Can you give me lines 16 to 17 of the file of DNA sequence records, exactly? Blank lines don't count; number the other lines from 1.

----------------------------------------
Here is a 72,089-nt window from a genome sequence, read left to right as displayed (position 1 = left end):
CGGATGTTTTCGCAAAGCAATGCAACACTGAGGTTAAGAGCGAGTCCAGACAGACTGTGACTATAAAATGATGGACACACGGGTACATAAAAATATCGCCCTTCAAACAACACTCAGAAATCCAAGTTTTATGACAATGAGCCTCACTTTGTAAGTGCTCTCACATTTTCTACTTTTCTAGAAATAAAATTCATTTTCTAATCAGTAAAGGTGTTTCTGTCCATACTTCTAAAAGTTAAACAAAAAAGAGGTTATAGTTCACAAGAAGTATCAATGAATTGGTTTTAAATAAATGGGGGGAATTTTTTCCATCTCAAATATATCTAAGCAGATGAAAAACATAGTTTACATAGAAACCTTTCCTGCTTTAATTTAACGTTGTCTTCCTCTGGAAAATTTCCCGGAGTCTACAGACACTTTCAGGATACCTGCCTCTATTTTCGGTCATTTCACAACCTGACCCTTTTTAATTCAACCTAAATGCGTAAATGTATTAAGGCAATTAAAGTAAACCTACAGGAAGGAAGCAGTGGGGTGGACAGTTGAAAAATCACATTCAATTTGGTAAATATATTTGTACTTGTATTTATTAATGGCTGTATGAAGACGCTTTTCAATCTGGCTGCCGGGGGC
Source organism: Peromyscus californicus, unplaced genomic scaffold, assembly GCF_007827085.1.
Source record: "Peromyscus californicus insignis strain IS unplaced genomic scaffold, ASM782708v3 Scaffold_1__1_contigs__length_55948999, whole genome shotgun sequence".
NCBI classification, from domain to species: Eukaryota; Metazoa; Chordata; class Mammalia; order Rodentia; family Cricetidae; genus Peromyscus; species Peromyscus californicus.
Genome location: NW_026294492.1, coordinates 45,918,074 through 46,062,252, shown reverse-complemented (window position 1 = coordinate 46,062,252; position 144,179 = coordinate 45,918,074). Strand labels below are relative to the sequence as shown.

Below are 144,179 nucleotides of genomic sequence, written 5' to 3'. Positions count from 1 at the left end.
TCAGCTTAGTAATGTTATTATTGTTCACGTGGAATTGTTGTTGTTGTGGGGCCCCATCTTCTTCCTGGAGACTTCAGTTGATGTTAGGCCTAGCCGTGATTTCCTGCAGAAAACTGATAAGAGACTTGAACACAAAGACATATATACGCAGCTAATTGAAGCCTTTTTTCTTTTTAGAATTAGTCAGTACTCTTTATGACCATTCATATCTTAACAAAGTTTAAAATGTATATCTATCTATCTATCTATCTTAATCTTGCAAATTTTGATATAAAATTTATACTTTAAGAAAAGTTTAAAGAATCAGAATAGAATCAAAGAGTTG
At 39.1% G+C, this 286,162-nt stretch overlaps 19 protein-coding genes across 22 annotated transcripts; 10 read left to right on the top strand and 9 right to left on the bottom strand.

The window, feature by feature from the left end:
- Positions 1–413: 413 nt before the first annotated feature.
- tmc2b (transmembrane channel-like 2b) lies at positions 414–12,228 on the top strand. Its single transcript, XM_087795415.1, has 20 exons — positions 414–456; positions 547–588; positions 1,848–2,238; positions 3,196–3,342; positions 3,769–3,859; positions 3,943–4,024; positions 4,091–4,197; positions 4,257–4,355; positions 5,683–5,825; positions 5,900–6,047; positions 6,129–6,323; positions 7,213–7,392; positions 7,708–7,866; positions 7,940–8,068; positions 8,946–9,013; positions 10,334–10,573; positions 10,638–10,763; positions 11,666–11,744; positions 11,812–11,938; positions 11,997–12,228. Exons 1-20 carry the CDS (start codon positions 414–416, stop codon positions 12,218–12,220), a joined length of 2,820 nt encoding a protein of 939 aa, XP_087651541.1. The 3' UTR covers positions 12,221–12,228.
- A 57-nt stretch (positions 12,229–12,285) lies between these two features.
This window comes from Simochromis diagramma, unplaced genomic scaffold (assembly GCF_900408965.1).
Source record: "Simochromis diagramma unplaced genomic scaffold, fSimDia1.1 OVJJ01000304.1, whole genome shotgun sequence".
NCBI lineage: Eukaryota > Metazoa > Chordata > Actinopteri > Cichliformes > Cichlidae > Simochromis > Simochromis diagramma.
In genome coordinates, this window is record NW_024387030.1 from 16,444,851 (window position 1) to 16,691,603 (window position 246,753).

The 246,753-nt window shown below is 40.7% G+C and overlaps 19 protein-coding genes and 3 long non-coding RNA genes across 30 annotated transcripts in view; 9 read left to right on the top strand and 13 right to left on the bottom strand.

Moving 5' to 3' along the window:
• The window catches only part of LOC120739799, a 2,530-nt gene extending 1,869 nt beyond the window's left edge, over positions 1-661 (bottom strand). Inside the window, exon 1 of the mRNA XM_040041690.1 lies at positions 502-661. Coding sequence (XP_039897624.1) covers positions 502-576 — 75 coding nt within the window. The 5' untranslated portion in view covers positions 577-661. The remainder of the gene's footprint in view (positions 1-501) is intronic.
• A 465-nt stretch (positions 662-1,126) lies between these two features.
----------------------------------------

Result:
NCBI lineage: Eukaryota > Metazoa > Chordata > Actinopteri > Cichliformes > Cichlidae > Simochromis > Simochromis diagramma.
In genome coordinates, this window is record NW_024387030.1 from 16,444,851 (window position 1) to 16,691,603 (window position 246,753).